Web 3.0: Is it just semantics?
The answer is yes…and no.
The difference between Web 2.0 and Web 3.0 goes beyond a semantical argument and is a legit and growing concept despite groups that classify it as just the latest web-marketing diction craze. Like many terms (including the recent discussion on the social marketing list serv in trying to define social marketing from social media marketing, there are many different opinions defining the perimeters of Web 3.0 and different hypotheses on how the future of the web will progress.
Since I began this blog a week ago, I’ve had a couple inquiries asking: What is Web 3.0? This post hopes to explain this concept to those who are hearing of the term for the first time.
Web 3.0 is an extension of the web evolution from Web 1.0, to Web 2.0 and now, to the growing Web 3.0. Web 1.0 is usually described as ‘read-only’ content, while Web 2.0 was officially launched at the first Web 2.0 Conference in 2005. In brief, Web 2.0 describes a website’s capabilities as collaborative, customizable, interactive and can be shared. Web 2.0 can describe technologies such as blogs, wikis, tags, RSS feeds, user generated content and sites such as del.icio.us, Facebook, Flickr, MySpace and YouTube. Tim O’Reilly’s article describes Web 2.0 in great detail and is an excellent source to begin understanding the Web 2.0 world. The article also includes a diagram outlining the differences between Web 1.0 and Web 2.0.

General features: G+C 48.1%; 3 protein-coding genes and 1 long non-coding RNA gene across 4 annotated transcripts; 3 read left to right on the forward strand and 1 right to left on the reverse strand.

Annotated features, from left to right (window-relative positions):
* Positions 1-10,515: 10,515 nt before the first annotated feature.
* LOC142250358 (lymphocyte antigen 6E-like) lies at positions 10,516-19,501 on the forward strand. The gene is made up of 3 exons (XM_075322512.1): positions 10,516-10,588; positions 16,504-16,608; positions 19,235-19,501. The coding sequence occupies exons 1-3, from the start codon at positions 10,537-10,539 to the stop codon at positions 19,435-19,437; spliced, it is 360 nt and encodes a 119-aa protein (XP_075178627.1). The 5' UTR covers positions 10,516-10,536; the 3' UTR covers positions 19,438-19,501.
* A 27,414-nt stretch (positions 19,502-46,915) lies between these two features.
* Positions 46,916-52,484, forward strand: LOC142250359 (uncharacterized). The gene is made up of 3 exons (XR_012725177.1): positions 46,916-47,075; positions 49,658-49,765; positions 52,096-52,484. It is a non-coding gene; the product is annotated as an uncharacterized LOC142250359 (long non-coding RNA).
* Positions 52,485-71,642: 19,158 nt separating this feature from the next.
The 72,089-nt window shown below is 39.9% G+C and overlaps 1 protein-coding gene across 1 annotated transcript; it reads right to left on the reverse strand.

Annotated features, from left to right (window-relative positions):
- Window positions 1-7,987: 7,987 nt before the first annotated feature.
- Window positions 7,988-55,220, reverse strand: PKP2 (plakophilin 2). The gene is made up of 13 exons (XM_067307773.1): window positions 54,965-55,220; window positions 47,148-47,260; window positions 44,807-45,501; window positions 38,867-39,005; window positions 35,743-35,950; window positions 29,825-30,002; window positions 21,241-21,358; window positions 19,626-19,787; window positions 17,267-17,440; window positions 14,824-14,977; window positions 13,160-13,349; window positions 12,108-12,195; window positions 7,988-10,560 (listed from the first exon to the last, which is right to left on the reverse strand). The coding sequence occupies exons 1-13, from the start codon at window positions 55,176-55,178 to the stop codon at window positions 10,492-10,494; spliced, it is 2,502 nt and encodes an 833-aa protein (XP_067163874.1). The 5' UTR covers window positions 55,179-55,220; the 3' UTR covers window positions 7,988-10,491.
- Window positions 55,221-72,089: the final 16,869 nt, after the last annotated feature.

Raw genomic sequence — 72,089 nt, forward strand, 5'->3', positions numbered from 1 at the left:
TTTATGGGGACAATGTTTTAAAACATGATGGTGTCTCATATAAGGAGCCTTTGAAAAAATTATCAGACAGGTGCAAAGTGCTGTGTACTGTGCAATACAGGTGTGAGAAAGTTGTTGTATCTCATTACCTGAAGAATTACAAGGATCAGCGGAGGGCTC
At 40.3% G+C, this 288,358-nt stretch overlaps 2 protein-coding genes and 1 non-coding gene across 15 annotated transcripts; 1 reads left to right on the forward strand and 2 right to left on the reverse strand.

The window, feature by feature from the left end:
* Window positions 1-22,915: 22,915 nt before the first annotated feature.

Web 3.0, on the other hand, describes the next level. PC Magazine gives a full article on this topic, but I will try to summarize it in brief. Some describe Web 3.0 as being 3-D, having artificial intelligence components, new web service applications, and more. Web 3.0 may also be referred to as the Semantic Web (hence, the play on words…). The idea is that machines and services will be more advanced and better equipped to help consumers read, understand and navigate the web. Another term describing Web 3.0 is the Pervasive Web, meaning web technology is everywhere. This means taking the web beyond computers, cellphones, PDAs and other hand-held technologies to more, everyday life technologies and situations.
Feel free to comment on how you personally would define Web 3.0 according to your view/experience. Or, offer your prediction on which way the wild, wild web may go.